Gérard and I had a common friend, Masahiko Aoki at Stanford University, who came to the subject of institutional economics from yet another angle. Aoki brought in the perspective of the Japanese corporate governance system, where there is a process of reaching an economic arrangement and understanding among the different stake-holders of a firm (business and long-term employees and suppliers) within mainly a bank-centric, rather than stock market-centric, financial system and aligned with the government as a mediator and coordinator. (Of course, in the last few decades the Japanese system has also changed quite a bit).

I had briefly known Aoki during my MIT days (he was at that time at Harvard); he and his actress wife once came to have dinner with us. (Soon after I left MIT his wife died from a freak accident, electrocution in her bathtub at home; Aoki had talked to her from his office only minutes before).

I came to know him better at Stanford; I have also visited him in Tokyo where he used to spend a significant part of the year.  Once he took me to a back room of a posh restaurant in Tokyo, where in the whole room there were only the two of us, then a uniformed chef came, took a bow and started cooking individual dishes in front of us according to our specifications, served them to us, and then onto the next dish and so on—this was a first-time experience for me.

Aoki wrote his memoir, titled Trans-boundary Game of Life, in Japanese which recently, after his death in 2015, has been translated into English. Like Andreu Mas-Colell, Aoki also had an activist student past. He was one of the leaders and theoreticians of a radical Marxist student organization in Japan, and was imprisoned in 1960. In the early part of the memoir he writes about his prison life. The food there was not bad and he adds: “…some dried hijiki seaweed (was) sprinkled on top. Even now, when I eat hijiki, I am reminded of those days, though not quite to the extent of Proust’s madeleine”. But he soon became fed up with the partisan disputes of leftist circles, gave up his activism and went to the University of Minnesota for his Ph.D. (Andreu also went to Minnesota, but later). At Minnesota he was greatly influenced by the distinguished economic theorist Leonid Hurwicz, particularly by his game-theoretic approach to understanding social mechanisms.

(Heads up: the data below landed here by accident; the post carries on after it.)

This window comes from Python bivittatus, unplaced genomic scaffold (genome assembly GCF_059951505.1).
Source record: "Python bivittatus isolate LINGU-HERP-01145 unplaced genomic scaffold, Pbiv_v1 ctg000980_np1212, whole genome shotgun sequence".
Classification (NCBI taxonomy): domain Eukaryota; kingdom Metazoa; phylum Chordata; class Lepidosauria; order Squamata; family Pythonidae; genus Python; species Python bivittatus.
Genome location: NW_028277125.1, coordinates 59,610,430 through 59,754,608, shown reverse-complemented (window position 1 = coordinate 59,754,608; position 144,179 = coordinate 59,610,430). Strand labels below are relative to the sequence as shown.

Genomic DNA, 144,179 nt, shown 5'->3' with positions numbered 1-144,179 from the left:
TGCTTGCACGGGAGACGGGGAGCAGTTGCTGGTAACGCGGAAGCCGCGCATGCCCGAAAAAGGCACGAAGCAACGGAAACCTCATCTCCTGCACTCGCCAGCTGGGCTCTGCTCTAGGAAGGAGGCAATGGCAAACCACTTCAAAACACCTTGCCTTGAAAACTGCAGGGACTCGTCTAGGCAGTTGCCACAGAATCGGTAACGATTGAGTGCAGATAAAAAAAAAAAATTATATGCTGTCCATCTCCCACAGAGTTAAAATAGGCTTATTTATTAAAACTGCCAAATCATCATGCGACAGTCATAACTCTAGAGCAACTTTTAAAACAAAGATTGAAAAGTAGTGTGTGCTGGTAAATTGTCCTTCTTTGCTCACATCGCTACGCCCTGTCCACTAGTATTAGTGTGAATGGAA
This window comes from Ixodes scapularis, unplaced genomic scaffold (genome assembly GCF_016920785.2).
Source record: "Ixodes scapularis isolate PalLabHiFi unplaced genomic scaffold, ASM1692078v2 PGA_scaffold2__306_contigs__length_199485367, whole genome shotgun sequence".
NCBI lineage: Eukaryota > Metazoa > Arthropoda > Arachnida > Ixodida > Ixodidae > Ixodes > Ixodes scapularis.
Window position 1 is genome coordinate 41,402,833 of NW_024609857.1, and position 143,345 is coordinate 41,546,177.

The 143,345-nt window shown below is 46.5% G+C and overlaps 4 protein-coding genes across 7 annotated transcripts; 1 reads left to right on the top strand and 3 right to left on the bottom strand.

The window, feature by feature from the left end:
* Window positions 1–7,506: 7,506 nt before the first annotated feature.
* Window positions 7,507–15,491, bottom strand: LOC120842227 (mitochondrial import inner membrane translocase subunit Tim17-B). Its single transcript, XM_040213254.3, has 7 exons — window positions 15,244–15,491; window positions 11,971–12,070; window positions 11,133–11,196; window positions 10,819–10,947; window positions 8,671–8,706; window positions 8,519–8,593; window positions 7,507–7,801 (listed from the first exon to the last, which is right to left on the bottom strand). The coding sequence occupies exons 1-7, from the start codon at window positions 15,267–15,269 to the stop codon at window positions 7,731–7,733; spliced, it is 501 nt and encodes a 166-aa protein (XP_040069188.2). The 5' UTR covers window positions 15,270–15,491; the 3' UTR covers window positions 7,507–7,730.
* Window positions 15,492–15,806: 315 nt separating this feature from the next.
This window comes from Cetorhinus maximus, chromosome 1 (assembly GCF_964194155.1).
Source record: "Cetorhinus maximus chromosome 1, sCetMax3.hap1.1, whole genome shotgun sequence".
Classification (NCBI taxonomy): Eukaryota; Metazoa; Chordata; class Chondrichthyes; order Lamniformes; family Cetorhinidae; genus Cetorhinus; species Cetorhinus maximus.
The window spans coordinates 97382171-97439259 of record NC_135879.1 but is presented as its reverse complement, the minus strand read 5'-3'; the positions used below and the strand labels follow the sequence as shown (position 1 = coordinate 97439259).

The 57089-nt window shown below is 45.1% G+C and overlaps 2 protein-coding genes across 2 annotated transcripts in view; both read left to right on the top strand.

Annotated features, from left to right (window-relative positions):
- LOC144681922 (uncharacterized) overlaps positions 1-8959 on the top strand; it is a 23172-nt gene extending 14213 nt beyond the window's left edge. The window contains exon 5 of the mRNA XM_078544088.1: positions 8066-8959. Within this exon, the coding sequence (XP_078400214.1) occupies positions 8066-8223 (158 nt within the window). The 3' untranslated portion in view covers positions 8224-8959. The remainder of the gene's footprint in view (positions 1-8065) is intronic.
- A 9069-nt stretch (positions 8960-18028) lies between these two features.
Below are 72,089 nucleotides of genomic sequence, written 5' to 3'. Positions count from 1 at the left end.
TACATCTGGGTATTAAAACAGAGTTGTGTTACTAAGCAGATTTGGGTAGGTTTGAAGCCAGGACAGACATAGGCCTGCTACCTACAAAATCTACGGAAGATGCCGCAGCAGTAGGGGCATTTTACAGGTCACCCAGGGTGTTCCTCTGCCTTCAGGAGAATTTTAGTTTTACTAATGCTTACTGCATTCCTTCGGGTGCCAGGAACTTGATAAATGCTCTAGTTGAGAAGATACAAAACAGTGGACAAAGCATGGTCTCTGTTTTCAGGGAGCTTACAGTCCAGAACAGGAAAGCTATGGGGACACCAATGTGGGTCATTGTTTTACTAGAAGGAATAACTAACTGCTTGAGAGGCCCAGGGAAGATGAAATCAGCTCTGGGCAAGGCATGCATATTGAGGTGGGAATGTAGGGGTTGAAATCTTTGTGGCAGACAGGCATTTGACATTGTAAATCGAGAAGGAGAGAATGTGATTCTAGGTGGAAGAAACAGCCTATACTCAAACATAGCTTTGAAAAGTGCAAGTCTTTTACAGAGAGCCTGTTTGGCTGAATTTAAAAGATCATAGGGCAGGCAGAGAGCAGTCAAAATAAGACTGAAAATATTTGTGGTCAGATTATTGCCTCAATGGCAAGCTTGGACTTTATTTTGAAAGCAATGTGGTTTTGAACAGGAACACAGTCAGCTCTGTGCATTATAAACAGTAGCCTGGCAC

I have briefly known Hurwicz. He was one of the most charming as well as polymathic economists I have ever met. He got the much-deserved but much-delayed Nobel Prize at age 90, six months before his death. He was of Polish origin, but born in Moscow in the year of the Revolution, 1917, “after the February Revolution, but before the October Revolution”, as he told me. I met him the first year I joined Berkeley when he came as a visiting professor. He was interested in a whole range of academic disciplines; at different times in his academic life he had taught mathematics, statistics, electronics, meteorology—apart from Economics, a subject in which, by the way, he did not have a degree. He was also a man of infinite intellectual curiosity about most things in life.

Once when I went to give a lecture at Minnesota, after my lecture he took me to his office. We chatted about various things, including my work on sharecropping in which he showed a great deal of theoretical interest. At one point he took me to one of his large file cabinets stuffed with hundreds of newspaper cuttings on Indian news from newspapers. I was amazed to observe his meticulous interest in Indian political and economic issues, which he developed ever since he visited India for a year in the mid-1960’s.

When he visited Berkeley, one weekend he and his wife came and picked us up and took us to see elephant seals at the coast south of San Francisco. In the same trip a Professor of Statistics in Berkeley, David Blackwell, a friend of Leo, accompanied us. I had heard about the Rao-Blackwell theorem, one of the most important theorems in mathematical statistics, named after C. R. Rao (whom I have mentioned before as the Director at ISI when I was there) and David Blackwell, but never met him before. When he joined the faculty in 1955, he was the first African-American to be a tenured faculty member at Berkeley. Now there is a new residential hall for students in Berkeley called Blackwell Hall.

On a cold day under a gray sky near the ocean it was quite a heart-warming sight to watch these old intellectual stalwarts rapt in childlike curiosity and delight in observing a whole colony of giant elephant seals and their cavorting pups.